Widespread availability of self-administered eSAGE (BrainTest® https://braintest.com) expected to be a major factor in overcoming the many obstacles in identifying early cognitive impairment
LONDON, July 17, 2017 (GLOBE NEWSWIRE) — BrainTest Inc., a medical software company that provides scientifically validated cognitive screening instruments on a wide range of tablets and mobile devices, today announced that that the results of its Validity/Equivalency Study were presented at the Alzheimer’s Association International Conference 2017 (AAIC).
Data presented by Dr. Douglas W. Scharre, Professor of Clinical Neurology and Psychiatry at The Ohio State University Wexner Medical Center demonstrates eSAGE performs similarly with neuropsychological batteries, MoCA, and MMSE and shows no scale bias compared to the validated SAGE. Meaning eSAGE has a high sensitivity (71%) and specificity (90%) in detecting cognitive impairment from normal subjects, with the added advantage of private at-home self-administration. Dr. Scharre’s results and data presentation will be available for the remainder of the AAIC at Location S8, P1-304.
Results of eSAGE Validity/Equivalency Study
Of the 426 subjects screened, 66 completed the evaluation. eSAGE score correlation to a battery of neuropsychological tests was 0.73 (p < 0.0001) with no significant difference between the paper and digital format. Spearman correlation of SAGE versus eSAGE was 0.88 (p < 0.0001), and they are related by the formula: eSAGE score = –1.05 + 0.99 × SAGE score. Since the slope is very close to 1 (p = 0.86) there is strong evidence that the scaling is identical between eSAGE and SAGE, with no scale bias. Overall, eSAGE scores are lower by an average of 1.21 and the decrease is statistically significant (p < 0.0001). For those subjects familiar with smartphones or tablets (one measure of digital proficiency), eSAGE scores are lower by an average of 0.83 points (p = 0.029). With a score 16 and higher being classified as normal, eSAGE had 90% specificity and 71% sensitivity in detecting those with cognitive impairment from normal subjects.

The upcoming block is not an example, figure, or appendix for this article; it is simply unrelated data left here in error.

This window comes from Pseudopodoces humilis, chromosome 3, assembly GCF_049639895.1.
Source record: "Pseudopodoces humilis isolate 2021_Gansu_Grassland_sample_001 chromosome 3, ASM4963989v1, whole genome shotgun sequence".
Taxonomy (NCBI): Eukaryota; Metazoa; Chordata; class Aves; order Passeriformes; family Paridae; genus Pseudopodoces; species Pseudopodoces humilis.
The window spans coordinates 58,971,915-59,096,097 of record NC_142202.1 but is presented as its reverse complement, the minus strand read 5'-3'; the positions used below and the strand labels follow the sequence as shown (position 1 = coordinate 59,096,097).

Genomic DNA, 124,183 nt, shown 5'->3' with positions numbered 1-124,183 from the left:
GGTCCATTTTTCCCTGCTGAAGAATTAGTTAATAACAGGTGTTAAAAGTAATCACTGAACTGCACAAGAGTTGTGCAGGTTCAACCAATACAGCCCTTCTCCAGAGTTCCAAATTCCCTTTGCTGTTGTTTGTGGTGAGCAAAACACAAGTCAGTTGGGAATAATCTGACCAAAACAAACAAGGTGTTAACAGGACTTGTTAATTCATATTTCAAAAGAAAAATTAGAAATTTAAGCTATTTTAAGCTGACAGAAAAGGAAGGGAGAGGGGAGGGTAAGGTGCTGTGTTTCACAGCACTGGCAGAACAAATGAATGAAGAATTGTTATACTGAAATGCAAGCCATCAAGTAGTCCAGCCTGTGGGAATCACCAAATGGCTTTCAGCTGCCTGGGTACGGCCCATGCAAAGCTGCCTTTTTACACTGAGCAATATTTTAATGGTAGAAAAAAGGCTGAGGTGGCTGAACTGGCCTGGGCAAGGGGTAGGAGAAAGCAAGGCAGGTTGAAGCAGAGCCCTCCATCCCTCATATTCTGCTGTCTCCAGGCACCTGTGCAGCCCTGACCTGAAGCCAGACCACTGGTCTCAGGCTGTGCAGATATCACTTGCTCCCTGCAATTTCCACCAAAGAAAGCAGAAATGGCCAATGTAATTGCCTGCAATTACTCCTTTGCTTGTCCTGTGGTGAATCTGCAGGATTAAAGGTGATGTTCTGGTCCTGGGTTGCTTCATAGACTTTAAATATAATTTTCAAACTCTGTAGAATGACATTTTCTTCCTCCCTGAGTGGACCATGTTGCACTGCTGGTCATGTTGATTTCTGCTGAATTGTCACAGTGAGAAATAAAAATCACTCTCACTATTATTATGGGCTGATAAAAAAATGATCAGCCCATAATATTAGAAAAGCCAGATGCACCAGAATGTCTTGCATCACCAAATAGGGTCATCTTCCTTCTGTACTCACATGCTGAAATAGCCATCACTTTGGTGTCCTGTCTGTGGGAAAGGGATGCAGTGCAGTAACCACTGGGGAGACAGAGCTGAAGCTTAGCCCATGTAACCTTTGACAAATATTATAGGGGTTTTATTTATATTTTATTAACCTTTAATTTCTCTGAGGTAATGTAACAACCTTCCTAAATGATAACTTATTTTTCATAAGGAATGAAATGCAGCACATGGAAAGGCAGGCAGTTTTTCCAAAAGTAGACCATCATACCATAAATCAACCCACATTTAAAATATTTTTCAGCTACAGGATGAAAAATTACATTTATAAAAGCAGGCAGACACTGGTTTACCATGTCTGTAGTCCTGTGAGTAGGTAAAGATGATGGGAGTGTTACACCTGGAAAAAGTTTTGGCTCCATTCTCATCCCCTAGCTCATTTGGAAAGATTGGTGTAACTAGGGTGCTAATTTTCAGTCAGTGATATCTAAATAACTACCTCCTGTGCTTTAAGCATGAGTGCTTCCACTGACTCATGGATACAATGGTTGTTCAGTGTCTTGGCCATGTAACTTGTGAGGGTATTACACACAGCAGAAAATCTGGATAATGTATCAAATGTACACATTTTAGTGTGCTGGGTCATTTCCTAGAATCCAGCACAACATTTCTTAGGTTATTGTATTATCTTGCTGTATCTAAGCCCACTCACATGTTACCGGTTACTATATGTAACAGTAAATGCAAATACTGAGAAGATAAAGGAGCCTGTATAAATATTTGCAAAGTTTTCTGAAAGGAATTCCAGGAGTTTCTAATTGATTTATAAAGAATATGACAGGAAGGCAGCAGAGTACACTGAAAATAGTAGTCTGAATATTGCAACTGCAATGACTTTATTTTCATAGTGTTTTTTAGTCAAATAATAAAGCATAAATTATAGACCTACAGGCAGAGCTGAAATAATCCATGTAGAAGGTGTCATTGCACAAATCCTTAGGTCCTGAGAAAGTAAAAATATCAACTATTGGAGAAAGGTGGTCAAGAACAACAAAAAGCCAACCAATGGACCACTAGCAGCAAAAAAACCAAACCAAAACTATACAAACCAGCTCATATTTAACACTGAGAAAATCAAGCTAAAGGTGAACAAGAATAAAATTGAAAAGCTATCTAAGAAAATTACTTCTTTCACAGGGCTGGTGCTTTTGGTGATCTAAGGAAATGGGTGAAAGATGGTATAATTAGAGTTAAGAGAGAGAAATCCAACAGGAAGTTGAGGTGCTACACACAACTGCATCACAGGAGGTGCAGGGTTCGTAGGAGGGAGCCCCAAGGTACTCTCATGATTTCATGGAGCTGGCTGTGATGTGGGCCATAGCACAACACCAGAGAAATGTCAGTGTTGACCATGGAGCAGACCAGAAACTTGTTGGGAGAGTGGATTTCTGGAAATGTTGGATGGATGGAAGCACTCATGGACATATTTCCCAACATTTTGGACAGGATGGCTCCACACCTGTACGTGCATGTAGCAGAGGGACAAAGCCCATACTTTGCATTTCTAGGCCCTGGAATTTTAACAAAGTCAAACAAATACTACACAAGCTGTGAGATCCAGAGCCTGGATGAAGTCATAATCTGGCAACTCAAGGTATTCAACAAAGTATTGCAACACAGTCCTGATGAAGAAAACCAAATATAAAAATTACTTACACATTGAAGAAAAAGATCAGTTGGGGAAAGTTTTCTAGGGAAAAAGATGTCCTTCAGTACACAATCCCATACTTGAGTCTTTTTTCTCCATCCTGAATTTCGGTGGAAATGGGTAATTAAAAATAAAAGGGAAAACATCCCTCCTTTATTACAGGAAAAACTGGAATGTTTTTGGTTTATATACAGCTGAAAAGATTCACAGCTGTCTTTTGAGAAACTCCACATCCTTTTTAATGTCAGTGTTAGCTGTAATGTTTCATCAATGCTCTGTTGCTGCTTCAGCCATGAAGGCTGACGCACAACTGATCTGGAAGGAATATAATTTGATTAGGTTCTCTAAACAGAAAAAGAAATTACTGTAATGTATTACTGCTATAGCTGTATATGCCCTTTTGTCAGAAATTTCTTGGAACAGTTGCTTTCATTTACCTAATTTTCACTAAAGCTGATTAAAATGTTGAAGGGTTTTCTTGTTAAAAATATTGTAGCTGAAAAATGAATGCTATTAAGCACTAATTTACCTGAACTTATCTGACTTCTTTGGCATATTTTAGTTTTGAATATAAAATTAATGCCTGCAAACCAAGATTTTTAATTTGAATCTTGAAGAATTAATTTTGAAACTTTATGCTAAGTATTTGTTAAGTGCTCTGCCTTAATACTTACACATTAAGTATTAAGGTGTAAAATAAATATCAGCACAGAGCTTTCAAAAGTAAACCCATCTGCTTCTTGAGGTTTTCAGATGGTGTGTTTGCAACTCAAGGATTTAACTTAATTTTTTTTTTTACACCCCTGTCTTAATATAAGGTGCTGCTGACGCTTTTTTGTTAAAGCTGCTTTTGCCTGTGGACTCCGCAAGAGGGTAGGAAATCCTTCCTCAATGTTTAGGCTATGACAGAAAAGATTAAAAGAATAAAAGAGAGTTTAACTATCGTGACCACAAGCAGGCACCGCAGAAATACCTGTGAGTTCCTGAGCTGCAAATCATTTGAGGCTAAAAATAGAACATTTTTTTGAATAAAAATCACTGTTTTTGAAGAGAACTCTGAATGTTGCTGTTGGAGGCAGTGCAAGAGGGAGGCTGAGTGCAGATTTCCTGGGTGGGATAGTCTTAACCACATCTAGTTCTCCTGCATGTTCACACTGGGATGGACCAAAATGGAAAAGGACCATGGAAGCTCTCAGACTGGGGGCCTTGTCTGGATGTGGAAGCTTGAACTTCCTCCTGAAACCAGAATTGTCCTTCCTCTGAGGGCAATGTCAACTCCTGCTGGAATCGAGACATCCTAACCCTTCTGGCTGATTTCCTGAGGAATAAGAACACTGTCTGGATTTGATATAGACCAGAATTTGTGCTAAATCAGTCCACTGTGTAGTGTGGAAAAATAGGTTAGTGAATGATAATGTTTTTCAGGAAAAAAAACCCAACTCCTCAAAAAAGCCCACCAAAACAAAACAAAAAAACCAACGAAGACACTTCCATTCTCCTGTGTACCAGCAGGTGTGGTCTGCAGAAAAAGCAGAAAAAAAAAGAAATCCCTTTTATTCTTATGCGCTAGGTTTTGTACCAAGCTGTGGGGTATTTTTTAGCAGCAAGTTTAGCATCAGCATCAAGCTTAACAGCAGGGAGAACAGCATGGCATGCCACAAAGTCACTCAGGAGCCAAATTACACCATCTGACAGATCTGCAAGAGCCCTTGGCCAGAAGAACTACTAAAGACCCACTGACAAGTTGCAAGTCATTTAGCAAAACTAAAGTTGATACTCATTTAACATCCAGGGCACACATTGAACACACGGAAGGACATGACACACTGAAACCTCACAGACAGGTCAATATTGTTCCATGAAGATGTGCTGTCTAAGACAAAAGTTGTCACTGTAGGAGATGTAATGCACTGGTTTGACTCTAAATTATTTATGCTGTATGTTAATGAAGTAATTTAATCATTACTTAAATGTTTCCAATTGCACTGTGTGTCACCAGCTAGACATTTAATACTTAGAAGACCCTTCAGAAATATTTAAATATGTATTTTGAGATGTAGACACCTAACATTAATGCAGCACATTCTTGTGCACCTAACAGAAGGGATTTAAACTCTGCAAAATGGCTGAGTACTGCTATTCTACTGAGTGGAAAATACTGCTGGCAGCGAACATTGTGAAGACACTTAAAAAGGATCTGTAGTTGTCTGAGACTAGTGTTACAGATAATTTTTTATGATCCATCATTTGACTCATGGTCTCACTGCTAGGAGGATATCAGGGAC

Design of eSAGE Validity/Equivalency Study
Over an 18 month period subjects aged 50 and over who had taken SAGE were recruited from community and clinic settings. Subjects were randomly selected to participate in a clinical evaluation including neuropsychological evaluations. SAGE and eSAGE were administered using a crossover design. Subjects were identified as dementia, MCI, or normal based on standard clinical criteria. Associations were investigated using Spearman correlations, linear regression, and sensitivity and specificity measures. The results of the study were recently published in Alzheimer’s Research & Therapy. For more information visit: https://alzres.biomedcentral.com/articles/10.1186/s13195-017-0269-3
About SAGE Test
The Self-administered Gerocognitive Examination (SAGE) is a brief cognitive assessment for mild cognitive impairment (MCI) and early dementia, created by Dr. Douglas Scharre, Professor of Clinical Neurology and Psychiatry at The Ohio State Wexner Medical Center in Columbus, Ohio. It was validated in the setting of mild cognitive impairment, and has subsequently been adopted in numerous other settings clinically. SAGE has the advantage of self-administration, brevity, and 4 interchangeable forms to avoid retest and practice biases. For more information visit: https://sagetest.osu.edu
About BrainTest Inc.
BrainTest is a medical software company that provides scientifically validated cognitive screening instruments on a wide range of tablets and mobile devices. The company empowers patients to monitor their cognition and learn objective evidence-based recommendations about their brain health in the comfort and privacy of their own homes. Through its partnership with The Ohio State University, BrainTest holds the exclusive digital rights to the Self-Administered Gerocognitive Examination (SAGE Test). For more information visit https://braintest.com
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